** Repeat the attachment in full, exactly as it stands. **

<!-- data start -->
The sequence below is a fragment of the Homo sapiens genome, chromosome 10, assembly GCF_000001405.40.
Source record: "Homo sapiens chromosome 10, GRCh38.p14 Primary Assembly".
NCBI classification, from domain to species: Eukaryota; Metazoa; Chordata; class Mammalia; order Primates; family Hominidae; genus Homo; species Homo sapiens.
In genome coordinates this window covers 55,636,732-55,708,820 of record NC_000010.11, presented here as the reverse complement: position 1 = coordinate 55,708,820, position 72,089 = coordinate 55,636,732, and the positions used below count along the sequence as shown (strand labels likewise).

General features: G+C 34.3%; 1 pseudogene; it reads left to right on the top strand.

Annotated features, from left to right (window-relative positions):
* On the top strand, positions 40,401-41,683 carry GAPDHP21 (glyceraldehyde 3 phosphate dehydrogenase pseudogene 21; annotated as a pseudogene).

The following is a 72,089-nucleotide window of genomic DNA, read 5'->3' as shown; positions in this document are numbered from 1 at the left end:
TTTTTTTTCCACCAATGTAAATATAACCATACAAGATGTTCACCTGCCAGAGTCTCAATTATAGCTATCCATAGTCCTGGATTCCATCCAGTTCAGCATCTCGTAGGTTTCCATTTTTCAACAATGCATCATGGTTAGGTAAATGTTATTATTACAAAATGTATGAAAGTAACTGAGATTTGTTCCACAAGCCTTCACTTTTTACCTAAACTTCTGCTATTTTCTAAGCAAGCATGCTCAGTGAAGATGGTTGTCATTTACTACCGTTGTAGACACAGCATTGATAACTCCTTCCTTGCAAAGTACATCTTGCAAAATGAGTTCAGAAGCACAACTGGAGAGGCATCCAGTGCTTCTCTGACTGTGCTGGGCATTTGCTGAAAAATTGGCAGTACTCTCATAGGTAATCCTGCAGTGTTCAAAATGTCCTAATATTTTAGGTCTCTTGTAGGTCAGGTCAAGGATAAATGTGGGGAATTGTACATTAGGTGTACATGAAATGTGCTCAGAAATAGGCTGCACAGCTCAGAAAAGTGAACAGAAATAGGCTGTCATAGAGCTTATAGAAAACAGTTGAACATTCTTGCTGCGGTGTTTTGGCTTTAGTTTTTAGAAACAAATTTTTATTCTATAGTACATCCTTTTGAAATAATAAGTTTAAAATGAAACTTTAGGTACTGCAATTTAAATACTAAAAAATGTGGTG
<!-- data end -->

The sequence below is a fragment of the Homo sapiens genome, chromosome 10, assembly GCF_000001405.40.
Source record: "Homo sapiens chromosome 10, GRCh38.p14 Primary Assembly".
NCBI classification, from domain to species: Eukaryota; Metazoa; Chordata; class Mammalia; order Primates; family Hominidae; genus Homo; species Homo sapiens.
In genome coordinates this window covers 55,636,732-55,708,820 of record NC_000010.11, presented here as the reverse complement: position 1 = coordinate 55,708,820, position 72,089 = coordinate 55,636,732, and the positions used below count along the sequence as shown (strand labels likewise).

General features: G+C 34.3%; 1 pseudogene; it reads left to right on the top strand.

Annotated features, from left to right (window-relative positions):
* On the top strand, positions 40,401-41,683 carry GAPDHP21 (glyceraldehyde 3 phosphate dehydrogenase pseudogene 21; annotated as a pseudogene).

The following is a 72,089-nucleotide window of genomic DNA, read 5'->3' as shown; positions in this document are numbered from 1 at the left end:
TTTTTTTTCCACCAATGTAAATATAACCATACAAGATGTTCACCTGCCAGAGTCTCAATTATAGCTATCCATAGTCCTGGATTCCATCCAGTTCAGCATCTCGTAGGTTTCCATTTTTCAACAATGCATCATGGTTAGGTAAATGTTATTATTACAAAATGTATGAAAGTAACTGAGATTTGTTCCACAAGCCTTCACTTTTTACCTAAACTTCTGCTATTTTCTAAGCAAGCATGCTCAGTGAAGATGGTTGTCATTTACTACCGTTGTAGACACAGCATTGATAACTCCTTCCTTGCAAAGTACATCTTGCAAAATGAGTTCAGAAGCACAACTGGAGAGGCATCCAGTGCTTCTCTGACTGTGCTGGGCATTTGCTGAAAAATTGGCAGTACTCTCATAGGTAATCCTGCAGTGTTCAAAATGTCCTAATATTTTAGGTCTCTTGTAGGTCAGGTCAAGGATAAATGTGGGGAATTGTACATTAGGTGTACATGAAATGTGCTCAGAAATAGGCTGCACAGCTCAGAAAAGTGAACAGAAATAGGCTGTCATAGAGCTTATAGAAAACAGTTGAACATTCTTGCTGCGGTGTTTTGGCTTTAGTTTTTAGAAACAAATTTTTATTCTATAGTACATCCTTTTGAAATAATAAGTTTAAAATGAAACTTTAGGTACTGCAATTTAAATACTAAAAAATGTGGTG